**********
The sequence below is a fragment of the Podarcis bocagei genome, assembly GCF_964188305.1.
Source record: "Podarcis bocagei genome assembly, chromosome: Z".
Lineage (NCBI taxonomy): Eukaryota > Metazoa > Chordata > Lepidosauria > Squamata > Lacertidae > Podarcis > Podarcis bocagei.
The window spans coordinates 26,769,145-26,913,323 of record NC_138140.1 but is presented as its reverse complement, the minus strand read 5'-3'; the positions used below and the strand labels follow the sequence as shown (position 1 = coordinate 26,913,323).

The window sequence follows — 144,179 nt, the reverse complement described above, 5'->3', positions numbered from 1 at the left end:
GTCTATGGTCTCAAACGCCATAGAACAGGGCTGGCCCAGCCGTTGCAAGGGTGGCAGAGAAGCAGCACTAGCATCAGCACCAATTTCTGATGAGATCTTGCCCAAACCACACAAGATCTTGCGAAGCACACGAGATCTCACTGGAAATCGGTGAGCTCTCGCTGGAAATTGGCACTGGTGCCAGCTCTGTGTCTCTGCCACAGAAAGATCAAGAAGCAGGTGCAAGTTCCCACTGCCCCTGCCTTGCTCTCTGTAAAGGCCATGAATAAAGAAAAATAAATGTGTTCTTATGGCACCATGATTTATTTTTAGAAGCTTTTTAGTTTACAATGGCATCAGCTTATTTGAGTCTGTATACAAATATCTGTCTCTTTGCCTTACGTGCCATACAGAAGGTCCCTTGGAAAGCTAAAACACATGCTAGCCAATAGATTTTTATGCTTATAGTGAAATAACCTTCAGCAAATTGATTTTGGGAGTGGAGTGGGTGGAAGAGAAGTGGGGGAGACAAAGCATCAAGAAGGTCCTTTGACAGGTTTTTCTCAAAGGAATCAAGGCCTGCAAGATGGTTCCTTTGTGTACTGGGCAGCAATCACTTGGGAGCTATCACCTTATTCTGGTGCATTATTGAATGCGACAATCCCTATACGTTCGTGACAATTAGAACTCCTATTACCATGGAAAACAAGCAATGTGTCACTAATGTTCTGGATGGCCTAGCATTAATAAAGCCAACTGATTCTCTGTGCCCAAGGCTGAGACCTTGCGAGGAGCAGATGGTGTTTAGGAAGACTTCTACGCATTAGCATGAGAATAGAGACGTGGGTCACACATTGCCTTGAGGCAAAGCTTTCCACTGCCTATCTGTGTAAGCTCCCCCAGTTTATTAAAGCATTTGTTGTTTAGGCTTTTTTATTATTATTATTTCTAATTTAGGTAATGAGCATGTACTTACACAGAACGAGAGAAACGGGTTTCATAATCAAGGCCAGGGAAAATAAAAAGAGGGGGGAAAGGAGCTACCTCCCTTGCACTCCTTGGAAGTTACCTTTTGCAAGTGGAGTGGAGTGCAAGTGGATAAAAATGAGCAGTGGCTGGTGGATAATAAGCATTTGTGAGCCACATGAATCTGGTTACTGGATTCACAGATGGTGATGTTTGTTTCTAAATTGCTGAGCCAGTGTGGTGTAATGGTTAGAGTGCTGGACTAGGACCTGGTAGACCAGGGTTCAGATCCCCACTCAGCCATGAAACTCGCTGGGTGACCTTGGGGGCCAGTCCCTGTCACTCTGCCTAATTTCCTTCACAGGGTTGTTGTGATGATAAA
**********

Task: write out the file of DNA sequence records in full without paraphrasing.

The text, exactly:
The sequence below is a fragment of the Podarcis bocagei genome, assembly GCF_964188305.1.
Source record: "Podarcis bocagei genome assembly, chromosome: Z".
Lineage (NCBI taxonomy): Eukaryota > Metazoa > Chordata > Lepidosauria > Squamata > Lacertidae > Podarcis > Podarcis bocagei.
The window spans coordinates 26,769,145-26,913,323 of record NC_138140.1 but is presented as its reverse complement, the minus strand read 5'-3'; the positions used below and the strand labels follow the sequence as shown (position 1 = coordinate 26,913,323).

The window sequence follows — 144,179 nt, the reverse complement described above, 5'->3', positions numbered from 1 at the left end:
GTCTATGGTCTCAAACGCCATAGAACAGGGCTGGCCCAGCCGTTGCAAGGGTGGCAGAGAAGCAGCACTAGCATCAGCACCAATTTCTGATGAGATCTTGCCCAAACCACACAAGATCTTGCGAAGCACACGAGATCTCACTGGAAATCGGTGAGCTCTCGCTGGAAATTGGCACTGGTGCCAGCTCTGTGTCTCTGCCACAGAAAGATCAAGAAGCAGGTGCAAGTTCCCACTGCCCCTGCCTTGCTCTCTGTAAAGGCCATGAATAAAGAAAAATAAATGTGTTCTTATGGCACCATGATTTATTTTTAGAAGCTTTTTAGTTTACAATGGCATCAGCTTATTTGAGTCTGTATACAAATATCTGTCTCTTTGCCTTACGTGCCATACAGAAGGTCCCTTGGAAAGCTAAAACACATGCTAGCCAATAGATTTTTATGCTTATAGTGAAATAACCTTCAGCAAATTGATTTTGGGAGTGGAGTGGGTGGAAGAGAAGTGGGGGAGACAAAGCATCAAGAAGGTCCTTTGACAGGTTTTTCTCAAAGGAATCAAGGCCTGCAAGATGGTTCCTTTGTGTACTGGGCAGCAATCACTTGGGAGCTATCACCTTATTCTGGTGCATTATTGAATGCGACAATCCCTATACGTTCGTGACAATTAGAACTCCTATTACCATGGAAAACAAGCAATGTGTCACTAATGTTCTGGATGGCCTAGCATTAATAAAGCCAACTGATTCTCTGTGCCCAAGGCTGAGACCTTGCGAGGAGCAGATGGTGTTTAGGAAGACTTCTACGCATTAGCATGAGAATAGAGACGTGGGTCACACATTGCCTTGAGGCAAAGCTTTCCACTGCCTATCTGTGTAAGCTCCCCCAGTTTATTAAAGCATTTGTTGTTTAGGCTTTTTTATTATTATTATTTCTAATTTAGGTAATGAGCATGTACTTACACAGAACGAGAGAAACGGGTTTCATAATCAAGGCCAGGGAAAATAAAAAGAGGGGGGAAAGGAGCTACCTCCCTTGCACTCCTTGGAAGTTACCTTTTGCAAGTGGAGTGGAGTGCAAGTGGATAAAAATGAGCAGTGGCTGGTGGATAATAAGCATTTGTGAGCCACATGAATCTGGTTACTGGATTCACAGATGGTGATGTTTGTTTCTAAATTGCTGAGCCAGTGTGGTGTAATGGTTAGAGTGCTGGACTAGGACCTGGTAGACCAGGGTTCAGATCCCCACTCAGCCATGAAACTCGCTGGGTGACCTTGGGGGCCAGTCCCTGTCACTCTGCCTAATTTCCTTCACAGGGTTGTTGTGATGATAAA